Sally Waterston, director of Business and IT consultancy Waterstons, on new developments in ERP.
It is ten years since the last boom in sales of Enterprise Resource Planning (ERP) solutions. Given that five or six years was always considered a reasonable life expectancy for this type of application, due to the speed of changing technology, one would expect a similar surge in sales to have occurred during the past few years. It is interesting to contemplate what factors, other than current financial ones, have led companies to retain their old applications and whether new applications have kept pace with the sector’s needs.
Sally Waterston, Director at Durham based IT Consultancy Waterstons comments, “It is possible that some of the apparent lack of enthusiasm for new applications stems from a general dissatisfaction with implementations done in the past.” A recent whitepaper sponsored by Oracle and published by the Economist Intelligence Unit ‘Technology and growth in mid-sized companies’ indicated that 60% of the 535 companies surveyed did not believe their software packages were effective and they were actually inhibiting growth. Many solutions have been around a long time with a philosophy and structure grounded in mainframe ERP solutions of 20 or 30 years ago.
Yesterday, relationships between manufacturer and customercould be rather remote. Some manufacturers made product to stock, some made product to order. Products were designed based on market research; manufactured and sold to customers. Within this linear process supplier and customer held discrete responsibility for specific stages in the product lifecycle. The classic KPI was usually OTIF (On Time In Full); salespeople were accused of overpromising, and not managing customers’ expectations; manufacturing managers argued and squeezed quarts out of pint pots- sometimes at quality’s expense.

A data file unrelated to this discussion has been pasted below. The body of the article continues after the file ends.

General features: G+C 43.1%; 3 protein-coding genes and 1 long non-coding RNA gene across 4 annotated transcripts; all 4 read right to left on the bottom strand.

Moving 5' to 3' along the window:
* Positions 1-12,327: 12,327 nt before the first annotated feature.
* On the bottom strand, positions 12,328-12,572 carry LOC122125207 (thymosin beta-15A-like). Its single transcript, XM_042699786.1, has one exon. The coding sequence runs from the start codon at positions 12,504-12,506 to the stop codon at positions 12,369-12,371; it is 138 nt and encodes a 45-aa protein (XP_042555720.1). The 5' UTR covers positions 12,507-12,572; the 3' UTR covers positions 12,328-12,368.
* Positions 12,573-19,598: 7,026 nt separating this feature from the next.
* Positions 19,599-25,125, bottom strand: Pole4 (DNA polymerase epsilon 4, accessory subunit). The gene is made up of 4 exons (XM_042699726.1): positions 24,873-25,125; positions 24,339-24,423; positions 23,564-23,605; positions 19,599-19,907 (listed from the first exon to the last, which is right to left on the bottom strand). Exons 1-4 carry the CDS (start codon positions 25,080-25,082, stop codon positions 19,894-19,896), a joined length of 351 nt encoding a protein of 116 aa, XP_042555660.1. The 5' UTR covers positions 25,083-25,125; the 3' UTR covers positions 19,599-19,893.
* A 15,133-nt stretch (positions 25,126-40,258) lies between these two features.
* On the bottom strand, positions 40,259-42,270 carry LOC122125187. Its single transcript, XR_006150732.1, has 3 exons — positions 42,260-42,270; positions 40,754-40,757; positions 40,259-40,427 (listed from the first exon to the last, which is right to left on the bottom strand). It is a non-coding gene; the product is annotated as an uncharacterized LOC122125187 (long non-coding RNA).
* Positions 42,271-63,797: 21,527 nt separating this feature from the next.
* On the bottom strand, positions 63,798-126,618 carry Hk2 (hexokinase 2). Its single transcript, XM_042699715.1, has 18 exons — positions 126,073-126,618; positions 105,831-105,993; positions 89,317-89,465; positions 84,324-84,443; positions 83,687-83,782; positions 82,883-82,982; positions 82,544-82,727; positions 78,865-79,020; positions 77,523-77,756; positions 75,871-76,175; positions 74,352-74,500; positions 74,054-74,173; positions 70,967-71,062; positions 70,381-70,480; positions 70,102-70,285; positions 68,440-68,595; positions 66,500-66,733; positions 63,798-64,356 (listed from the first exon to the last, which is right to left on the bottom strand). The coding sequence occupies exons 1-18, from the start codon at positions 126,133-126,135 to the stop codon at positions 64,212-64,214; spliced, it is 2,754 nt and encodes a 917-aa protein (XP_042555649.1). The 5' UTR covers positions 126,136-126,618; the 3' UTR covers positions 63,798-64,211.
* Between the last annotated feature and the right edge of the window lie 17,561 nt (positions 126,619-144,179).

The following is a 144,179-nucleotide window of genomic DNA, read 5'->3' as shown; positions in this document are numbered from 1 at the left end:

Today supplier/customer relationshipsare closer and more demanding. To maintain market share manufacturers embed themselves within their customer’s supply chain and embed suppliers into theirs. They must be able to respond quickly and appropriately to constant buffeting fromfast, unpredictable winds of change. The key question is whether software vendors have recognised this and can react to change as quickly.
Product Lifecycle Management (PLM)
There is an emphasis on collaborative design. PLM systems which used to be the prerogative of the fashion industry now sell to more traditional Engineer to Order (ETO) companies designing and making everything from electronics to undersea cables in collaboration with customers and suppliers down the supply chain. PLM requirements are more sophisticated than the product configurator modules offered with traditional ERP solutions.
Product information is much more complex. Gone are the days of an annually reviewed static bill of materials, or even dynamically created bills of materials made to order. Waterston explains “Products evolve quickly; up-to-date information must be available across departments, companies and worldwide because of overseas manufacturing and outsourcing. To minimise errors and ensure that time to market is as fast as possible every node on the supply chain needs access to the most current information.” Document sharing and collaboration is essential, providing drawings, legal documentation, shipping information, pricelists and detailed bills of materialsacross departments and companies in realtime. Complexity has exponentially increased.